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Tufa Accumulations in Ephemeral Streams: observations from The Kimberley, north-west Australia

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Four types of tufa occur along creeks draining the Oscar Range in the Kimberley region of Western Australia; stream-bed tufa, tufa dams, stream-bed tufa waterfalls, and rimstone pools. Well-developed tufa dam and waterfall formations occur at significant breaks of slope within the channel long profile. This suggests that disruption of the hydraulic flow regime and increased turbulence at these points has an important role to play in determining the location of tufa deposits. However, the best-developed stream-bed tufa deposits are located immediately upstream of dam and waterfall formations, which indicates that the evaporation of water ponded behind these flow obstructions may lead to calcium carbonate precipitation during the dry season. The presence of plant and cyanobacterial communities on, and the incorporation of organic material into, the best-developed tufa formations indicates that biological activity may have an important role to play in determining both the rate of tufa deposition and the internal structure of the resulting accumulations.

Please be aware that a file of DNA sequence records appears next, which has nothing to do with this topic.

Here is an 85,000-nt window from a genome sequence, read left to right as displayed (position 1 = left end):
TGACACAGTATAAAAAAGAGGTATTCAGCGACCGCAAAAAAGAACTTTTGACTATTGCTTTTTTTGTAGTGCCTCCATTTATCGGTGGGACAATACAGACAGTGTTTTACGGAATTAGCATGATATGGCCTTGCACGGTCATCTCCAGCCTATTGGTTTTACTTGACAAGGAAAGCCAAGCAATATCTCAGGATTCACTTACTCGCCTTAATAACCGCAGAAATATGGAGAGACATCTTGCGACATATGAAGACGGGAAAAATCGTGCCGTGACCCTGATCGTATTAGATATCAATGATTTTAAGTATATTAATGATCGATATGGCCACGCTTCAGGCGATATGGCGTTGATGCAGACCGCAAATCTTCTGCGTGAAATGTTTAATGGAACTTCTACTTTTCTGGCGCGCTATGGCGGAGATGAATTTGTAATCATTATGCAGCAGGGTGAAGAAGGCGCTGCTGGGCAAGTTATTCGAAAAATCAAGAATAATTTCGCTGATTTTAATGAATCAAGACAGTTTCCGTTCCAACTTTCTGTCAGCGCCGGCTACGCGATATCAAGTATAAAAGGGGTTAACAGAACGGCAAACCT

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Keywords: EPHEMERAL STREAM SYSTEMS; EVAPORATION; KARST; NW AUSTRALIA; ORGANIC ACTIVITY; SEASONALLY ARID; THE KIMBERLEY; TUFA; TURBULENCE

Document Type: Research Article

Publication date: November 1, 2000

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